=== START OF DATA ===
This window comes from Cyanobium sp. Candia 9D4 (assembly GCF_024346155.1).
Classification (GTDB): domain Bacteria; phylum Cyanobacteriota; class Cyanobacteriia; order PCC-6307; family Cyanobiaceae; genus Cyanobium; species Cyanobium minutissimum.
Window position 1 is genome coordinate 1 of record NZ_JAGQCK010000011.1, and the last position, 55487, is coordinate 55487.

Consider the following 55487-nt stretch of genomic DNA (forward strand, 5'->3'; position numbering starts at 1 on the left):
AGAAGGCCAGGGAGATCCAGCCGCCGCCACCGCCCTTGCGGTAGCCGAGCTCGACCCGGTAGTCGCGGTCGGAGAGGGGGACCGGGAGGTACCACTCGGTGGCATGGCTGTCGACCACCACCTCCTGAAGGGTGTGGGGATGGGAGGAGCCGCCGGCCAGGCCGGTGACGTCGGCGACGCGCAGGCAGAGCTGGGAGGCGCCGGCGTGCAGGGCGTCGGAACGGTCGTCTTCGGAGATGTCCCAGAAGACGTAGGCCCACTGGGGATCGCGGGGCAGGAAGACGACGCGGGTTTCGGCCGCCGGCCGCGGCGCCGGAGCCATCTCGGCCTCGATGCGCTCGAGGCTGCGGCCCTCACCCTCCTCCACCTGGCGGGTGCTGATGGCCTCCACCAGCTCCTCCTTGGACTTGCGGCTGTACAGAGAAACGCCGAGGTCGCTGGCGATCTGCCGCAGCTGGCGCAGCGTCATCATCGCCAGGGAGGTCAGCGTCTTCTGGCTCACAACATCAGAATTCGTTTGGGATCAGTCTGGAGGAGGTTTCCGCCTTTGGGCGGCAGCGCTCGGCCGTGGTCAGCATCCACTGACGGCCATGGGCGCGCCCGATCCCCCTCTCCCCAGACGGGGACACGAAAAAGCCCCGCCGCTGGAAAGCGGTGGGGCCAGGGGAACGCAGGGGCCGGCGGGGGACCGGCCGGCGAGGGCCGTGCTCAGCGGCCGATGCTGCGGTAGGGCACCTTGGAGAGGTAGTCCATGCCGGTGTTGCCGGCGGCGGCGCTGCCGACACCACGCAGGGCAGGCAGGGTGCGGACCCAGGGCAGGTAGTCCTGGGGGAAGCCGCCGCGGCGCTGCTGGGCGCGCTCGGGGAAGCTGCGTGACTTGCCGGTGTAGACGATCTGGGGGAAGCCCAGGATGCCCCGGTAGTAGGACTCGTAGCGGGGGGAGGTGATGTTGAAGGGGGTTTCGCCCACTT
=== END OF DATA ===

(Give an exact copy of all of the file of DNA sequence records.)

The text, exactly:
This window comes from Cyanobium sp. Candia 9D4 (assembly GCF_024346155.1).
Classification (GTDB): domain Bacteria; phylum Cyanobacteriota; class Cyanobacteriia; order PCC-6307; family Cyanobiaceae; genus Cyanobium; species Cyanobium minutissimum.
Window position 1 is genome coordinate 1 of record NZ_JAGQCK010000011.1, and the last position, 55487, is coordinate 55487.

Consider the following 55487-nt stretch of genomic DNA (forward strand, 5'->3'; position numbering starts at 1 on the left):
AGAAGGCCAGGGAGATCCAGCCGCCGCCACCGCCCTTGCGGTAGCCGAGCTCGACCCGGTAGTCGCGGTCGGAGAGGGGGACCGGGAGGTACCACTCGGTGGCATGGCTGTCGACCACCACCTCCTGAAGGGTGTGGGGATGGGAGGAGCCGCCGGCCAGGCCGGTGACGTCGGCGACGCGCAGGCAGAGCTGGGAGGCGCCGGCGTGCAGGGCGTCGGAACGGTCGTCTTCGGAGATGTCCCAGAAGACGTAGGCCCACTGGGGATCGCGGGGCAGGAAGACGACGCGGGTTTCGGCCGCCGGCCGCGGCGCCGGAGCCATCTCGGCCTCGATGCGCTCGAGGCTGCGGCCCTCACCCTCCTCCACCTGGCGGGTGCTGATGGCCTCCACCAGCTCCTCCTTGGACTTGCGGCTGTACAGAGAAACGCCGAGGTCGCTGGCGATCTGCCGCAGCTGGCGCAGCGTCATCATCGCCAGGGAGGTCAGCGTCTTCTGGCTCACAACATCAGAATTCGTTTGGGATCAGTCTGGAGGAGGTTTCCGCCTTTGGGCGGCAGCGCTCGGCCGTGGTCAGCATCCACTGACGGCCATGGGCGCGCCCGATCCCCCTCTCCCCAGACGGGGACACGAAAAAGCCCCGCCGCTGGAAAGCGGTGGGGCCAGGGGAACGCAGGGGCCGGCGGGGGACCGGCCGGCGAGGGCCGTGCTCAGCGGCCGATGCTGCGGTAGGGCACCTTGGAGAGGTAGTCCATGCCGGTGTTGCCGGCGGCGGCGCTGCCGACACCACGCAGGGCAGGCAGGGTGCGGACCCAGGGCAGGTAGTCCTGGGGGAAGCCGCCGCGGCGCTGCTGGGCGCGCTCGGGGAAGCTGCGTGACTTGCCGGTGTAGACGATCTGGGGGAAGCCCAGGATGCCCCGGTAGTAGGACTCGTAGCGGGGGGAGGTGATGTTGAAGGGGGTTTCGCCCACTT